Sarah Ruhl’s comedy Stage Kiss is witty farce about acting, a distorting hall of mirrors where the audience is constantly teased about who, and to what end, is the actor acting and to what degree they are acting. It is about marriage, romance, affairs, and identity in a profession that sometimes has exotic demands: “What a strange job to kiss in front of people and make it look like you know each other. Or kiss someone you know in front of people and make it look like a stranger.” It turns out that a previously aborted fling with a lover can freight as much baggage as a long term marriage, something that some people will go to great lengths to escape from yet stay within the marriage.
That might sound a bit vague, but I don’t want to indulge in a menu of plot spoilers. The lead actress, Karin Elsesser, as She is flighty, sincere, rambunctious, mercurial, self-contradictory, a woman with a dozen masks who holds the play together with romantic magic. He, her lover, played by David Macharelli is alternately scheming, honest, rebellious, conforming, and so much the compulsive actor that he doesn't know who he really is. This is a play about actors having so much fun that a little of their zany mischief might rub off on the audience.
The premise of the play concerns minor plays that are so bad that actors will accept any antic role to scratch out a living. There is satire about poor scripts and melodramatic acting. Matt McQuail as the genial narcissistic un-Director who admires actors, and who harbors playwriting aspirations, handles his oblique dimness with matter-of-fact believability. Richard Chad Fey as the aspiring actor manqué carries his role with a mischievous smile. J. Scott Williams as the rich, dufus husband has his bland mask pulled off in his heart attack scene and in the suave, final reversal scene of the play where the “real beans” are spilled. Klara Gribetz (who shines in her Midwestern “Iowa” scene) and leering Rosie Koocher (who finally gets to tell her parents off) endure underwritten roles, yet make the most of their lines.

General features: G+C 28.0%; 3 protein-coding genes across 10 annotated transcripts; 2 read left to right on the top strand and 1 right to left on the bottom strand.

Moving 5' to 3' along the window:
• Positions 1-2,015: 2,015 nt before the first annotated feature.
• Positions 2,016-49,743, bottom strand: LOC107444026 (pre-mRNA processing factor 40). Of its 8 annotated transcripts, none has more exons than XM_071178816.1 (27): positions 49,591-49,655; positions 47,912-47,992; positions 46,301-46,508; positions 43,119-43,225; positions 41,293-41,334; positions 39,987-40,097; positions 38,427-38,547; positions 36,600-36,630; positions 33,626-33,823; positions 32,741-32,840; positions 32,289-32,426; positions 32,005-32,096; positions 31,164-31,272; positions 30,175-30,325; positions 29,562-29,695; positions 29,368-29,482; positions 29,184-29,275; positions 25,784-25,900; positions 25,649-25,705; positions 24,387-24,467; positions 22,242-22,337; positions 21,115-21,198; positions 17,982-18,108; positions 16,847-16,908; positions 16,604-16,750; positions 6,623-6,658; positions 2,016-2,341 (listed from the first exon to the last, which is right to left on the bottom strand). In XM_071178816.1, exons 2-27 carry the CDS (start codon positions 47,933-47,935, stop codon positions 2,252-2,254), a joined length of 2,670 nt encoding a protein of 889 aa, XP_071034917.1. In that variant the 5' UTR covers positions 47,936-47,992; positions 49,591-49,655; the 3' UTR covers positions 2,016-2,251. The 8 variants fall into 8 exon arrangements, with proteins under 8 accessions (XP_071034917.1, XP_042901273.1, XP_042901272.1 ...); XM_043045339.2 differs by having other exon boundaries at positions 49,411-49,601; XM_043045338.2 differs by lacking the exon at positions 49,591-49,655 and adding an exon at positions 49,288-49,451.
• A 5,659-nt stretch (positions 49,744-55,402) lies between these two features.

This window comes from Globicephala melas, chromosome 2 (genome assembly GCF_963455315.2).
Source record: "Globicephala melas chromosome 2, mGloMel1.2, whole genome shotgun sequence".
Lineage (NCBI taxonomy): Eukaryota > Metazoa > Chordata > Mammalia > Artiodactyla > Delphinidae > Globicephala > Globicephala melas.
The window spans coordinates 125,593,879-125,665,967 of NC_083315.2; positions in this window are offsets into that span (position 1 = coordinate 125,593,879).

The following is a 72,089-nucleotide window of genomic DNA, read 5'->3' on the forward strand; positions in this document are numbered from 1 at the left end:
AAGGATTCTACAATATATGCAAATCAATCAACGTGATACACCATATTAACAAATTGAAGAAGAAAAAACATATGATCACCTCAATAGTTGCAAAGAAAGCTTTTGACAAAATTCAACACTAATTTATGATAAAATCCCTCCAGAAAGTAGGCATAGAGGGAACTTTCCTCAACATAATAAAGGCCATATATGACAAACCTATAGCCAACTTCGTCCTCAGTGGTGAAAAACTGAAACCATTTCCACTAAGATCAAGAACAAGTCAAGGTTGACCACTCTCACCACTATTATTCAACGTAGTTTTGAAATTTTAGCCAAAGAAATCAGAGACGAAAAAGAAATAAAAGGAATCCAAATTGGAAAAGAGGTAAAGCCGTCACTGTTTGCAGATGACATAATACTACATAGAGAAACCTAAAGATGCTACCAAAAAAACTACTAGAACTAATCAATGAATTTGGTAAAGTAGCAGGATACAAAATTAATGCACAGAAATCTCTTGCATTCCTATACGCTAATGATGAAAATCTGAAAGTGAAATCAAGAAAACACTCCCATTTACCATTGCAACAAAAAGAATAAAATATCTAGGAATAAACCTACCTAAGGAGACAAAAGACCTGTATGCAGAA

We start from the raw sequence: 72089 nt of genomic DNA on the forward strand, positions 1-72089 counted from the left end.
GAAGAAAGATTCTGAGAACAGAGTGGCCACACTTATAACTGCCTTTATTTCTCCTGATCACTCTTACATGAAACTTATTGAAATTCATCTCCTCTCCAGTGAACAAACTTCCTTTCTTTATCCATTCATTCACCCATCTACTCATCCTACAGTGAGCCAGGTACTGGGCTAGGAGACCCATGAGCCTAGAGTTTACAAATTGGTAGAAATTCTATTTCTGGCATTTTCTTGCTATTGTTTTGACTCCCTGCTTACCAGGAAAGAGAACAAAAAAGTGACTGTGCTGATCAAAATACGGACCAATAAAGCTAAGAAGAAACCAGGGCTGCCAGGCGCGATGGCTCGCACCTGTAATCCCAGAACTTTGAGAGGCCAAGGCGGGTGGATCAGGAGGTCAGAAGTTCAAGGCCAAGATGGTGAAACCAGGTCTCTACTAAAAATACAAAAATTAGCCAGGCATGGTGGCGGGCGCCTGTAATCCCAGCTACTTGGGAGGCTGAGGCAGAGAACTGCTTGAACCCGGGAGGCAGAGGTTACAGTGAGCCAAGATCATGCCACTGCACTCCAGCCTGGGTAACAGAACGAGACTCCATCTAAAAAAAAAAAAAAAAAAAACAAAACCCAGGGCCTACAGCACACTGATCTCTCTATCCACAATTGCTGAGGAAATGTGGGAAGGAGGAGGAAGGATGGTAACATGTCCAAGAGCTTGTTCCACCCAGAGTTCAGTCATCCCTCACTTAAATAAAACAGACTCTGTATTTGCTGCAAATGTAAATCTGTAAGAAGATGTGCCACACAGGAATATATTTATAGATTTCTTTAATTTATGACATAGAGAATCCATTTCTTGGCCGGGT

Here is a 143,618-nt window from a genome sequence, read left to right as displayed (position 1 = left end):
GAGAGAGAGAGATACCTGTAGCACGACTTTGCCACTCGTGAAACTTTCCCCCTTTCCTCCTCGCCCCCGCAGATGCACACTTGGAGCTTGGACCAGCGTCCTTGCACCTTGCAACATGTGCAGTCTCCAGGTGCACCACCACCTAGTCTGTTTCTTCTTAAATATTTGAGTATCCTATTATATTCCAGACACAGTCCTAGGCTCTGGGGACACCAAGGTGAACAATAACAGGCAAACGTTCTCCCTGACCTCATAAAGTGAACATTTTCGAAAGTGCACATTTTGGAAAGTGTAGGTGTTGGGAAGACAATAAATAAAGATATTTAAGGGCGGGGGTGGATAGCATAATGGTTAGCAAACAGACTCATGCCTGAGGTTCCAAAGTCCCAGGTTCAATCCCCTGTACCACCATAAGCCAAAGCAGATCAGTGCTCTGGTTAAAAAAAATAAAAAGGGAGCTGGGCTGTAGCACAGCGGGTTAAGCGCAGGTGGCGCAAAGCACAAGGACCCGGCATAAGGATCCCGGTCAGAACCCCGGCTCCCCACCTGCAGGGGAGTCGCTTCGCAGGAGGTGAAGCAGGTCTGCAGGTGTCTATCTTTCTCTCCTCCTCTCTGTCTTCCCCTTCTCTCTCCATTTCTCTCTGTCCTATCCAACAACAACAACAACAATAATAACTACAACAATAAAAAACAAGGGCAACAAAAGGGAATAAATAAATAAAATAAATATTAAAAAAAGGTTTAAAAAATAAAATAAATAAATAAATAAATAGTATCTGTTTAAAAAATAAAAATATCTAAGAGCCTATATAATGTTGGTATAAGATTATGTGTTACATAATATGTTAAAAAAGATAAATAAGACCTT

Direction by Nina A. Smith permits the vital sense of improvisation that this play so depends upon. Sets are minimalist and on opening night there was a barstool that took three unexpected bows as it tried to amplify its part to the irritation of the unflappable actors. The play, produced by Frank Arcaro, is a whimsical farce within a farce containing many repetitive rehearsal scenes that occasionally resort to slapstick and mawkish mugging. Although the first act of the play appears to be headed nowhere, it sets up the punch of the second act that delivers a sudden illuminating joke.
This is a fun adult play highly recommended for its baroque humor. Stage Kiss runs at the New Milford TheatreWorks on Fridays and Saturdays at 8 pm through January 6 with a Sunday 2 pm matinee on December 17. Tickets may be purchased at theatreworks.us or by calling the Box Office at 860-350-6863.